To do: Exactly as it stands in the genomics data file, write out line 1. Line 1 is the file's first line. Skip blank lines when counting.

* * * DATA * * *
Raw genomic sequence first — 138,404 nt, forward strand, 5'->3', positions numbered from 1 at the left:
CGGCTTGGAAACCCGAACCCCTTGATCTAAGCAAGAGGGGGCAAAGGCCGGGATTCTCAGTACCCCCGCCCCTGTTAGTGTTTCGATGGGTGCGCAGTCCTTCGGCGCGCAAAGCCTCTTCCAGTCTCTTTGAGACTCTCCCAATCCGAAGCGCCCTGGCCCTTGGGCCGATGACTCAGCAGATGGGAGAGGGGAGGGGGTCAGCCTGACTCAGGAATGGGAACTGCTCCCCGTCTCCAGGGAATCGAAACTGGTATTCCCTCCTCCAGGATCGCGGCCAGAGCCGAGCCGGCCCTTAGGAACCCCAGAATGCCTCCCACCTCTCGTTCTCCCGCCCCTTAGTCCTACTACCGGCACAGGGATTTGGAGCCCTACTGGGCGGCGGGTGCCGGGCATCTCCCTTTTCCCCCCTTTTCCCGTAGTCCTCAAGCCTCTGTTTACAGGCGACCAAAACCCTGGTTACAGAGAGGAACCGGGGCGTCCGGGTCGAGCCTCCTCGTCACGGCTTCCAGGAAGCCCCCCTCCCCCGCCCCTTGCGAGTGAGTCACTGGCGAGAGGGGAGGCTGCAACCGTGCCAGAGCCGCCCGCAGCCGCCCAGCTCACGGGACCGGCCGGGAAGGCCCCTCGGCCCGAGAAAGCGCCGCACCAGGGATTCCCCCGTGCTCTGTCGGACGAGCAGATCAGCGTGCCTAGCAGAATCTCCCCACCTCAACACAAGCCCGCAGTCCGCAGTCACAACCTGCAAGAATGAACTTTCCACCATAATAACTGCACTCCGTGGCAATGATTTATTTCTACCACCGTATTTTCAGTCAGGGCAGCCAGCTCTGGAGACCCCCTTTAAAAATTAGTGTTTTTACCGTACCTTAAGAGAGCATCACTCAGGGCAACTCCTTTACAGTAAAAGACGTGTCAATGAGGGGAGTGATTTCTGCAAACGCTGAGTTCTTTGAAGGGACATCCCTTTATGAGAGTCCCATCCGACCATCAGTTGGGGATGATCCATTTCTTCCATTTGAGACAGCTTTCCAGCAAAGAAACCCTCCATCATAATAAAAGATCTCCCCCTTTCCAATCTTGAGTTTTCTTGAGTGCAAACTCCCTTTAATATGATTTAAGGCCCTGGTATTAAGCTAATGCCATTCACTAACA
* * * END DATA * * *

Raw genomic sequence first — 138,404 nt, forward strand, 5'->3', positions numbered from 1 at the left: